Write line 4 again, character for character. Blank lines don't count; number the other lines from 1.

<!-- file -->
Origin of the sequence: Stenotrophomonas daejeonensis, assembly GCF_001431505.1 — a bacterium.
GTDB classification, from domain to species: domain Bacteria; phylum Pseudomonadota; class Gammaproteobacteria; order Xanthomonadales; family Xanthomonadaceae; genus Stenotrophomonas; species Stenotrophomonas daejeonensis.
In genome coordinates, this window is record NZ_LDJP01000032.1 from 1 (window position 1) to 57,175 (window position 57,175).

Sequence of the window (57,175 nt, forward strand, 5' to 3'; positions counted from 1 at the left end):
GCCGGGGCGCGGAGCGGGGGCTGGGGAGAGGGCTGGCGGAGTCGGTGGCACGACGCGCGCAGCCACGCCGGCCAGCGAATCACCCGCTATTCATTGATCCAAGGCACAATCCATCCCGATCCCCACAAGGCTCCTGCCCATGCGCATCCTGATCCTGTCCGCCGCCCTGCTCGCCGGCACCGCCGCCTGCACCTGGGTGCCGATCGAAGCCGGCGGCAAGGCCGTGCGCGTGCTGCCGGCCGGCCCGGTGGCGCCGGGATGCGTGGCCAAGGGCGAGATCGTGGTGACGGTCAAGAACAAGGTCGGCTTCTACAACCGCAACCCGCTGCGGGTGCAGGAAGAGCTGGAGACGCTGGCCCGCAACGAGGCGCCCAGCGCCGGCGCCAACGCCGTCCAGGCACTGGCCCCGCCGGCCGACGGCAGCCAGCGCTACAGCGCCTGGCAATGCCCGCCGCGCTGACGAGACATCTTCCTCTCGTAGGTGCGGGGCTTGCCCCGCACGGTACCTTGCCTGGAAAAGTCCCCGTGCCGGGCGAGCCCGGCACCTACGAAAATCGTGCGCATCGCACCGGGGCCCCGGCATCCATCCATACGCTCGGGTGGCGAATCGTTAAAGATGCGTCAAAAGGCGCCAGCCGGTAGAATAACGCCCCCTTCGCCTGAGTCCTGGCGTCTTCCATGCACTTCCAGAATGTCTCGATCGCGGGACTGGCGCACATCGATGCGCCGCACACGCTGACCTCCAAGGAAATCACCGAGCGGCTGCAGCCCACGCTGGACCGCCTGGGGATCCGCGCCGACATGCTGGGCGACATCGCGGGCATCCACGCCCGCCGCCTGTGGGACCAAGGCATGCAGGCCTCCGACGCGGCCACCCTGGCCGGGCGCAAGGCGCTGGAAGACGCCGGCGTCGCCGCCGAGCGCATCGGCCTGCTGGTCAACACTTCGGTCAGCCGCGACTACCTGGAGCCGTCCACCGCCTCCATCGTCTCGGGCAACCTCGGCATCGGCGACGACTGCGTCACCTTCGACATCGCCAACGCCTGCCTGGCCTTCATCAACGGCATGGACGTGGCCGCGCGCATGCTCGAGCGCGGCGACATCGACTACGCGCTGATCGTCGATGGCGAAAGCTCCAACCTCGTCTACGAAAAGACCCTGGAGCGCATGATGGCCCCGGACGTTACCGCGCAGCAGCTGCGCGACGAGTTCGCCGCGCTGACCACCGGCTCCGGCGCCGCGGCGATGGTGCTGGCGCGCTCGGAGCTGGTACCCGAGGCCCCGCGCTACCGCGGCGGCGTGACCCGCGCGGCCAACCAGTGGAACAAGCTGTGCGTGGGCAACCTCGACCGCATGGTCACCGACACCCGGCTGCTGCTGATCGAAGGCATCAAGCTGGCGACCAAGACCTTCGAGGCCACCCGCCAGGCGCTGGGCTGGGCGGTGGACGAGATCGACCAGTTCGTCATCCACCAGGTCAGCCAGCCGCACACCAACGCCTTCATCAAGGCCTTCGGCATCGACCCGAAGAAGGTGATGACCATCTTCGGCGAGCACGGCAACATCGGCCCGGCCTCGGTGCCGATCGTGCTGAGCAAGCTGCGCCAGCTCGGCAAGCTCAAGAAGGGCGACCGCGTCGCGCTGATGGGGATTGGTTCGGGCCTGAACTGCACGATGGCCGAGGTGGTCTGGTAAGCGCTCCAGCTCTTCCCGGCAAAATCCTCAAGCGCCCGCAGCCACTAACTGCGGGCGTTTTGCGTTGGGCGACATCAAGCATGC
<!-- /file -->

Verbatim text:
Sequence of the window (57,175 nt, forward strand, 5' to 3'; positions counted from 1 at the left end):